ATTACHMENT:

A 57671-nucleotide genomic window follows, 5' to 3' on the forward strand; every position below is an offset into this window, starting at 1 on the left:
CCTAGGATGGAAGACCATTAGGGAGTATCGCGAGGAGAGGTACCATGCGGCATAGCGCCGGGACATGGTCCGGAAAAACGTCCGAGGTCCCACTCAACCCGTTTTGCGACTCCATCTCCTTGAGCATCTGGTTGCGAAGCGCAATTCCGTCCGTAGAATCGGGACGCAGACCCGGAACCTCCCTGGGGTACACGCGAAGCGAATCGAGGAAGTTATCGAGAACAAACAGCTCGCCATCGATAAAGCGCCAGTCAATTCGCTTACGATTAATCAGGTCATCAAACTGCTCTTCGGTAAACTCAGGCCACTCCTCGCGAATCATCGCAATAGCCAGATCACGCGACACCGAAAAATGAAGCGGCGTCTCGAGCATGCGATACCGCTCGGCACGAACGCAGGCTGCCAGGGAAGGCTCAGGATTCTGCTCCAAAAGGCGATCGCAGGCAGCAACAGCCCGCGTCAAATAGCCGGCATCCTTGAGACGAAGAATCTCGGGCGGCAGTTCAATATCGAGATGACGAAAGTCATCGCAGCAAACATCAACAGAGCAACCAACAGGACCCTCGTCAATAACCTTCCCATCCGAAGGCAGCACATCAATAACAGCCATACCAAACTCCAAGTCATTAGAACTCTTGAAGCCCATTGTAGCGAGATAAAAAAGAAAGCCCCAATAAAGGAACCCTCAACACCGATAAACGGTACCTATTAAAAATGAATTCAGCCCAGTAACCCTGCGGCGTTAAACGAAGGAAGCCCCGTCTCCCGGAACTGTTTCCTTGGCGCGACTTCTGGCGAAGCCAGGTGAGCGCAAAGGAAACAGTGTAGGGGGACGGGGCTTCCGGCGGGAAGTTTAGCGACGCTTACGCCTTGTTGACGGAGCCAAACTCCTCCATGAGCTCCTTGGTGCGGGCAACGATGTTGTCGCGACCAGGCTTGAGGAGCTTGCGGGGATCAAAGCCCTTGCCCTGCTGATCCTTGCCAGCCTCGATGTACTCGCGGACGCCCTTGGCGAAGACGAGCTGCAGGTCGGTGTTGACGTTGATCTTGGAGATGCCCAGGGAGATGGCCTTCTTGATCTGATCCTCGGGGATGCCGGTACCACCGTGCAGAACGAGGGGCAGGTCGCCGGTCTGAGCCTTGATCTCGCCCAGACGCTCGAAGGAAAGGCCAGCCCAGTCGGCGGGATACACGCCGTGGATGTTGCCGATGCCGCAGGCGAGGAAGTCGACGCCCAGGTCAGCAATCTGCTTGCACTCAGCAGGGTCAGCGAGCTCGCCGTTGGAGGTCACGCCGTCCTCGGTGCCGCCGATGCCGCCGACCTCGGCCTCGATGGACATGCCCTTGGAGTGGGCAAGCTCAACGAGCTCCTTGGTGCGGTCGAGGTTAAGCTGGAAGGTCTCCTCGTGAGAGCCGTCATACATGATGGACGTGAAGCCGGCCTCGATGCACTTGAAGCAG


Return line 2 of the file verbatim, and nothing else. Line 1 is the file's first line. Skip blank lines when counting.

CCTAGGATGGAAGACCATTAGGGAGTATCGCGAGGAGAGGTACCATGCGGCATAGCGCCGGGACATGGTCCGGAAAAACGTCCGAGGTCCCACTCAACCCGTTTTGCGACTCCATCTCCTTGAGCATCTGGTTGCGAAGCGCAATTCCGTCCGTAGAATCGGGACGCAGACCCGGAACCTCCCTGGGGTACACGCGAAGCGAATCGAGGAAGTTATCGAGAACAAACAGCTCGCCATCGATAAAGCGCCAGTCAATTCGCTTACGATTAATCAGGTCATCAAACTGCTCTTCGGTAAACTCAGGCCACTCCTCGCGAATCATCGCAATAGCCAGATCACGCGACACCGAAAAATGAAGCGGCGTCTCGAGCATGCGATACCGCTCGGCACGAACGCAGGCTGCCAGGGAAGGCTCAGGATTCTGCTCCAAAAGGCGATCGCAGGCAGCAACAGCCCGCGTCAAATAGCCGGCATCCTTGAGACGAAGAATCTCGGGCGGCAGTTCAATATCGAGATGACGAAAGTCATCGCAGCAAACATCAACAGAGCAACCAACAGGACCCTCGTCAATAACCTTCCCATCCGAAGGCAGCACATCAATAACAGCCATACCAAACTCCAAGTCATTAGAACTCTTGAAGCCCATTGTAGCGAGATAAAAAAGAAAGCCCCAATAAAGGAACCCTCAACACCGATAAACGGTACCTATTAAAAATGAATTCAGCCCAGTAACCCTGCGGCGTTAAACGAAGGAAGCCCCGTCTCCCGGAACTGTTTCCTTGGCGCGACTTCTGGCGAAGCCAGGTGAGCGCAAAGGAAACAGTGTAGGGGGACGGGGCTTCCGGCGGGAAGTTTAGCGACGCTTACGCCTTGTTGACGGAGCCAAACTCCTCCATGAGCTCCTTGGTGCGGGCAACGATGTTGTCGCGACCAGGCTTGAGGAGCTTGCGGGGATCAAAGCCCTTGCCCTGCTGATCCTTGCCAGCCTCGATGTACTCGCGGACGCCCTTGGCGAAGACGAGCTGCAGGTCGGTGTTGACGTTGATCTTGGAGATGCCCAGGGAGATGGCCTTCTTGATCTGATCCTCGGGGATGCCGGTACCACCGTGCAGAACGAGGGGCAGGTCGCCGGTCTGAGCCTTGATCTCGCCCAGACGCTCGAAGGAAAGGCCAGCCCAGTCGGCGGGATACACGCCGTGGATGTTGCCGATGCCGCAGGCGAGGAAGTCGACGCCCAGGTCAGCAATCTGCTTGCACTCAGCAGGGTCAGCGAGCTCGCCGTTGGAGGTCACGCCGTCCTCGGTGCCGCCGATGCCGCCGACCTCGGCCTCGATGGACATGCCCTTGGAGTGGGCAAGCTCAACGAGCTCCTTGGTGCGGTCGAGGTTAAGCTGGAAGGTCTCCTCGTGAGAGCCGTCATACATGATGGACGTGAAGCCGGCCTCGATGCACTTGAAGCAG